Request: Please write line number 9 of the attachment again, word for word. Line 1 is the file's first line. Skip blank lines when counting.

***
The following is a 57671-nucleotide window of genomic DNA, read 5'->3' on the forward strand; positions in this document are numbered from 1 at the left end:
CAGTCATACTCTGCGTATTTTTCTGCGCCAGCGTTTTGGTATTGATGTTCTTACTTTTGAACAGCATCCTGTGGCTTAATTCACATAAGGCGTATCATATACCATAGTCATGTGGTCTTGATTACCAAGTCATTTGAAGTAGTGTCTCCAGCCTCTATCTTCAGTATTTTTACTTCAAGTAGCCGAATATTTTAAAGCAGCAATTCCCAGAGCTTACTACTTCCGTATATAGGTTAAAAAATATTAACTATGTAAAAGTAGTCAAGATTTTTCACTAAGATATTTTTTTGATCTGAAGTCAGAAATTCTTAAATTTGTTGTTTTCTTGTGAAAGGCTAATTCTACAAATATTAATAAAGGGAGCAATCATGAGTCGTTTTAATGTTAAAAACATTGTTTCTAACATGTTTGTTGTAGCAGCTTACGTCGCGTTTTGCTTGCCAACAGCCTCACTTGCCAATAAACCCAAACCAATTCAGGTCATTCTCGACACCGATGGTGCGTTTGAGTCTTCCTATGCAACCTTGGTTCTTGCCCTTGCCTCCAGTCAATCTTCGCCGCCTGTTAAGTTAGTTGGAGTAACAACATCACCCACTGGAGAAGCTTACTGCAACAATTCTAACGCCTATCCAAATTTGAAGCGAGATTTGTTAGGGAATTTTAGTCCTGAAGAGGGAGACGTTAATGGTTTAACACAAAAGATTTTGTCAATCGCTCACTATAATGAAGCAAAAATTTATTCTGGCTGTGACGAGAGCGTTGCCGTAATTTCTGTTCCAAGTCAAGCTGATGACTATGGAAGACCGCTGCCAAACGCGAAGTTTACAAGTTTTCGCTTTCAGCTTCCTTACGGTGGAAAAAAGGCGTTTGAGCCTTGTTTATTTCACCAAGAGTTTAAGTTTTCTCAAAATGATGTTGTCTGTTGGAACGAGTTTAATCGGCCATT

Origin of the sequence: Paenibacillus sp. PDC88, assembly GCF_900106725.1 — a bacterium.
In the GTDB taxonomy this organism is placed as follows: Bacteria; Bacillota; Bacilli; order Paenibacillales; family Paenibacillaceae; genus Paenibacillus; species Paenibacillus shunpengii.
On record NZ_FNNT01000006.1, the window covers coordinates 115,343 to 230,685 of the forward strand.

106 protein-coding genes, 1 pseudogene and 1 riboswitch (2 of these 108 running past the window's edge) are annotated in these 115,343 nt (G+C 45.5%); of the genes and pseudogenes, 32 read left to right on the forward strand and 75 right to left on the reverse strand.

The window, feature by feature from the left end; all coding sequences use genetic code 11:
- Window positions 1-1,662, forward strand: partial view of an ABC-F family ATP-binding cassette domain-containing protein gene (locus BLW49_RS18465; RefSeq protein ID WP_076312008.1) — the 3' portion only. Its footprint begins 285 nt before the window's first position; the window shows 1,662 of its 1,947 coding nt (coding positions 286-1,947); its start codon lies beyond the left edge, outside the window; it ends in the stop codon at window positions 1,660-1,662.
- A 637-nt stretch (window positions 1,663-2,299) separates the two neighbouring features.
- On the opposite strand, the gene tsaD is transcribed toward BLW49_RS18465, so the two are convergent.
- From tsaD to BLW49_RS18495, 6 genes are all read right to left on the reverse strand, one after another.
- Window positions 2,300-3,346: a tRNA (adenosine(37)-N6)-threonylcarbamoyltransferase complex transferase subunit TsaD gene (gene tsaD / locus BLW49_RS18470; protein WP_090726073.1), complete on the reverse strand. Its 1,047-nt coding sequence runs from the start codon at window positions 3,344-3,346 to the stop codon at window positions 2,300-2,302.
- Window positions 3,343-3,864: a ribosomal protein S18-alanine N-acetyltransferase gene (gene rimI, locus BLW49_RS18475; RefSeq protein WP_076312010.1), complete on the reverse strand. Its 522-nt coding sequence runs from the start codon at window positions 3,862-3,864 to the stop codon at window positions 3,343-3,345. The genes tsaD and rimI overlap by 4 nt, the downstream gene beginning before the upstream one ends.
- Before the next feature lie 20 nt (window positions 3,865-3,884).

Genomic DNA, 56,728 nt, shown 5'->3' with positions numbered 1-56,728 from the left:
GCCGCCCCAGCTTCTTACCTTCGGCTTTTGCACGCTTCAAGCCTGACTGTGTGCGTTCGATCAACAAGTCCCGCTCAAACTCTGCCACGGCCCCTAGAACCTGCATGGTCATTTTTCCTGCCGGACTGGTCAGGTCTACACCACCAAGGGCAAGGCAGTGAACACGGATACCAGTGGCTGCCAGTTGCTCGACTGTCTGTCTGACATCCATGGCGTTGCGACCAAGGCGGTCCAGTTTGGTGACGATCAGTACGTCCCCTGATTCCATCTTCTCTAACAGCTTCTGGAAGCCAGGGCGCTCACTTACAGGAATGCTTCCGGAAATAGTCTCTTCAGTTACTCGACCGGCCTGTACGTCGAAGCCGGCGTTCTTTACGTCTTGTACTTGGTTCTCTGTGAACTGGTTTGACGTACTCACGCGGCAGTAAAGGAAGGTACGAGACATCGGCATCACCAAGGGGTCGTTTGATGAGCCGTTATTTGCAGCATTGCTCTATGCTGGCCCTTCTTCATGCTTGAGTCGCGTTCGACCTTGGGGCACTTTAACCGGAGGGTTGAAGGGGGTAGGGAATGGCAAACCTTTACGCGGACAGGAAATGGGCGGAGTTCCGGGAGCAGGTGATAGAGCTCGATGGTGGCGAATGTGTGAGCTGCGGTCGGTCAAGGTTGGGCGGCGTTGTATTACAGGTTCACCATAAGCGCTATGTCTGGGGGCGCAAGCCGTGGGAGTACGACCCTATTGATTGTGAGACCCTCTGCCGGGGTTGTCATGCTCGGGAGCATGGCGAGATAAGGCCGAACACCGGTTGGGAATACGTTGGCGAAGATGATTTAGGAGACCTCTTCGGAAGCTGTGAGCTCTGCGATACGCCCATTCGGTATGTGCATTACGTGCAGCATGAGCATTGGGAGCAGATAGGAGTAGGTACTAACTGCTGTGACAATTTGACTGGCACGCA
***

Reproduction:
- A 637-nt stretch (window positions 1,663-2,299) separates the two neighbouring features.